The study, published in the Journal of Clinical Nursing, looked at more than 250 patients as old as 90 and as young as 20. Approximately two-thirds of the subjects had rheumatoid arthritis, while the remaining participants had osteoarthritis. In addition to the traditional drug therapy, the patients also received complementary and alternative treatments (CAT), a term for practices that fall outside the standard drug care for medical conditions.
Researchers found that approximately 64 percent of participants said CAT was effective and reported improvement in a number of areas, including lower pain intensity, better sleeping patterns and increases in their activity levels. The team hopes the findings serve as a signal to healthcare professionals to consider a wider breadth of treatment when it comes to arthritis.
"Our study underlines the importance of healthcare professionals being knowledgeable about the potential use of CAT when providing medical care to patients with arthritis," said lead author Nada Alaaeddine.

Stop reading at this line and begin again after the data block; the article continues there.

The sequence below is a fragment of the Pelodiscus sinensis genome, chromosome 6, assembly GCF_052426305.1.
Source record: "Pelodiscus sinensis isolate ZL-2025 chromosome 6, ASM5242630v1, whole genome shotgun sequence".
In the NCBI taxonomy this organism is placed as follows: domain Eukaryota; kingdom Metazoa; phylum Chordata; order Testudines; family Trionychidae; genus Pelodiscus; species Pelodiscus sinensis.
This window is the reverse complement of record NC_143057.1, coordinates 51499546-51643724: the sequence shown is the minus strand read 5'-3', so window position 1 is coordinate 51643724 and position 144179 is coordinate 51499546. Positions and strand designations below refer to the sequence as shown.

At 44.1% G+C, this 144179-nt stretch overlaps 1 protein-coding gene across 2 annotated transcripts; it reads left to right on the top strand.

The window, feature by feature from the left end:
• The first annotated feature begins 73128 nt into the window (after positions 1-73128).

Study participants used a wide variety of treatments. While herbal therapy was the most commonly used - with 83 percent of subjects choosing it - other options such as exercise (21 percent), massage (12 percent) and acupuncture (3 percent) also showed promise in treating the pain and discomfort of arthritis.
Developing effective treatments for arthritis is something that is of great concern to many seniors and is an important part of healthy aging. According to the Centers for Disease Control and Prevention, as many as 50 million Americans have been told they have some form of arthritis, with approximately 50 percent of adults over 65 report having been diagnosed.